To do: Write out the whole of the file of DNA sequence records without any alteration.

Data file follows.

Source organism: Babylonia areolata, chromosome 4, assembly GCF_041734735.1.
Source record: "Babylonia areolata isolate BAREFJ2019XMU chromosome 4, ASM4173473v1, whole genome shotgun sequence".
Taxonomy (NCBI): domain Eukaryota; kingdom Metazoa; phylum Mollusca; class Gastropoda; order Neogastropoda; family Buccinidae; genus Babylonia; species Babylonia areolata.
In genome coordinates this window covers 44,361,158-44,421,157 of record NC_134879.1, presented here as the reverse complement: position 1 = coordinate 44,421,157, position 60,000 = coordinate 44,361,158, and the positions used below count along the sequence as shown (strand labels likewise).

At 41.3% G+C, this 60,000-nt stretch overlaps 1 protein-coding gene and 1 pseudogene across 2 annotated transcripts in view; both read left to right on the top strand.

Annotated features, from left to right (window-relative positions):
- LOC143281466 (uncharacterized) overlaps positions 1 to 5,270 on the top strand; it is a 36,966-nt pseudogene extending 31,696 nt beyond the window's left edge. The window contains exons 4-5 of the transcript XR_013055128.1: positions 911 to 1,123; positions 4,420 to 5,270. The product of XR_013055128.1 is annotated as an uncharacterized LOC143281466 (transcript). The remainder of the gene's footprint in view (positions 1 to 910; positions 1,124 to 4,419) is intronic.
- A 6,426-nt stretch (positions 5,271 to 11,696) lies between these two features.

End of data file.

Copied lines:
Source organism: Babylonia areolata, chromosome 4, assembly GCF_041734735.1.
Source record: "Babylonia areolata isolate BAREFJ2019XMU chromosome 4, ASM4173473v1, whole genome shotgun sequence".
Taxonomy (NCBI): domain Eukaryota; kingdom Metazoa; phylum Mollusca; class Gastropoda; order Neogastropoda; family Buccinidae; genus Babylonia; species Babylonia areolata.
In genome coordinates this window covers 44,361,158-44,421,157 of record NC_134879.1, presented here as the reverse complement: position 1 = coordinate 44,421,157, position 60,000 = coordinate 44,361,158, and the positions used below count along the sequence as shown (strand labels likewise).

At 41.3% G+C, this 60,000-nt stretch overlaps 1 protein-coding gene and 1 pseudogene across 2 annotated transcripts in view; both read left to right on the top strand.

Annotated features, from left to right (window-relative positions):
- LOC143281466 (uncharacterized) overlaps positions 1 to 5,270 on the top strand; it is a 36,966-nt pseudogene extending 31,696 nt beyond the window's left edge. The window contains exons 4-5 of the transcript XR_013055128.1: positions 911 to 1,123; positions 4,420 to 5,270. The product of XR_013055128.1 is annotated as an uncharacterized LOC143281466 (transcript). The remainder of the gene's footprint in view (positions 1 to 910; positions 1,124 to 4,419) is intronic.
- A 6,426-nt stretch (positions 5,271 to 11,696) lies between these two features.